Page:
Lumber Liquidators (LL) has agreed not to sell its existing inventory of laminate flooring previously sourced from China, the U.S. consumer safety regulator said, as the flooring retailer looks to move beyond allegations the products contained excessive levels of cancer-causing formaldehyde.
The news sent shares soaring 17% in early trading Friday.
The U.S. Consumer Products Safety Commission (CPSC) also said that any sale or disposal of the left-over inventory of laminate flooring under scrutiny, which the company discontinued selling in May 2015, will be made only after getting the regulator’s approval.
Lumber Liquidators has been facing heat from regulators, customers and shareholders after CBS’s “60 Minutes” alleged in March last year that the company sold flooring with dangerously high levels of formaldehyde.
Following the report, the company suspended the sale of Chinese-made laminate flooring and said it would not sell about 22 million board feet of the flooring.
In total, over 614,000 consumers across the United States have purchased the laminates between 2011 and 2015, according to the CPSC statement.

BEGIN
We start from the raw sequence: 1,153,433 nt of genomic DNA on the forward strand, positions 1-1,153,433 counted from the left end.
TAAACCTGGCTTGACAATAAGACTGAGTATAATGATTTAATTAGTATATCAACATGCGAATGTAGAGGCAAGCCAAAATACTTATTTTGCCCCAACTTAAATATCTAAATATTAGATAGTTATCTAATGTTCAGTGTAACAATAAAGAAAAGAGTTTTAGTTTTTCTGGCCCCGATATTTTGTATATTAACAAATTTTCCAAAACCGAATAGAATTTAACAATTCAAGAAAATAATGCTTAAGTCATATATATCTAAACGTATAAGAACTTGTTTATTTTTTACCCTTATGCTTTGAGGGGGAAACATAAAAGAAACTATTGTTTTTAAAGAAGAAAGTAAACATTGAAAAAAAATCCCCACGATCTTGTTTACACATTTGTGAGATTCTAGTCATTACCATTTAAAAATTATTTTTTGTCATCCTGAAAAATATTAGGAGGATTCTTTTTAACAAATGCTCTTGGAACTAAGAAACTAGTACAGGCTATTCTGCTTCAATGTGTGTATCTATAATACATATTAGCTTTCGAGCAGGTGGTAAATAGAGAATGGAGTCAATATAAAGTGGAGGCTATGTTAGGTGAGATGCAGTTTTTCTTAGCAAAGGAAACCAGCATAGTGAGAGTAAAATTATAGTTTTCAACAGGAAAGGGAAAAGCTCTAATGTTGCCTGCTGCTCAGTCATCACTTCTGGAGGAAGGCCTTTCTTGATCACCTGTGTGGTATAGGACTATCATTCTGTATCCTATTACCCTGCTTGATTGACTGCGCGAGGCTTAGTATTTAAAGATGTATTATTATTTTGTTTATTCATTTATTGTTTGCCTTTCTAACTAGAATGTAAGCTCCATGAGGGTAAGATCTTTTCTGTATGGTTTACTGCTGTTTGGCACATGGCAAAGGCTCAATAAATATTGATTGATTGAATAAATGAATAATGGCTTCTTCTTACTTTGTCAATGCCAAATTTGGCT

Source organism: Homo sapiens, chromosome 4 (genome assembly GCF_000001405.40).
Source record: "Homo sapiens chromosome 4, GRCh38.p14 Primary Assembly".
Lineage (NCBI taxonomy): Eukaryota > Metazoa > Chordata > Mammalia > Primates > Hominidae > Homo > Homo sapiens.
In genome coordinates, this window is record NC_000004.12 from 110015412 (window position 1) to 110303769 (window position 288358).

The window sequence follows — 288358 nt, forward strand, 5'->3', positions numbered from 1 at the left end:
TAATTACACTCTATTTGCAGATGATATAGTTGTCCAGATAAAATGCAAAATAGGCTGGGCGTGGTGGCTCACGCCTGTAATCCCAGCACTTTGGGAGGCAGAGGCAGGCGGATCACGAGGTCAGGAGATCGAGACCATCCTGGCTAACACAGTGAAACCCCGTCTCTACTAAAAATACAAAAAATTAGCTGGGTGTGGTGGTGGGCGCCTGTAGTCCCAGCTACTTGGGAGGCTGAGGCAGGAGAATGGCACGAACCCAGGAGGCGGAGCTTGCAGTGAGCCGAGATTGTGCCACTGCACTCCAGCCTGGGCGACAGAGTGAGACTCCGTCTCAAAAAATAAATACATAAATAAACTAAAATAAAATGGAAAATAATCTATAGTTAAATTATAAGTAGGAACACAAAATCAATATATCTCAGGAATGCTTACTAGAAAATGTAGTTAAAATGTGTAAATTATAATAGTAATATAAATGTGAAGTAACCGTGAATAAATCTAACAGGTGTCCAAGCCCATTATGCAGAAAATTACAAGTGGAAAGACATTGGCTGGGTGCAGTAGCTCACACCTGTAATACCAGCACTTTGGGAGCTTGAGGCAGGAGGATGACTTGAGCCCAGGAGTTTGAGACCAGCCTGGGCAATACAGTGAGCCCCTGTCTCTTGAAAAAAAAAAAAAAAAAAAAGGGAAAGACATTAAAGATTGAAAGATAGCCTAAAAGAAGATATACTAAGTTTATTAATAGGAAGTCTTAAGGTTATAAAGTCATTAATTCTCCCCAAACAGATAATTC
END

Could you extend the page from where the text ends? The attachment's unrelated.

“Today’s announcement is not intended to cause consumers to pull up Chinese-made laminate flooring installed in their home,” said the CPSC.
The regulator instead asked customers to reach out to the company to participate in their testing program, to get free air-test kits.
The settlement with CPSC removes another big headache for the company and comes a month after it reached a potential settlement to resolve a securities class action lawsuit brought by shareholders.
Lumber Liquidators also spent millions settling with the California Air Resources Board as well as on lawsuits, apart from tightening its compliance policy on product sourcing and ramping up marketing efforts.
Though the CPSC agreement does not involve any monetary settlement, the company has agreed to continue conducting testing programs for affected consumers.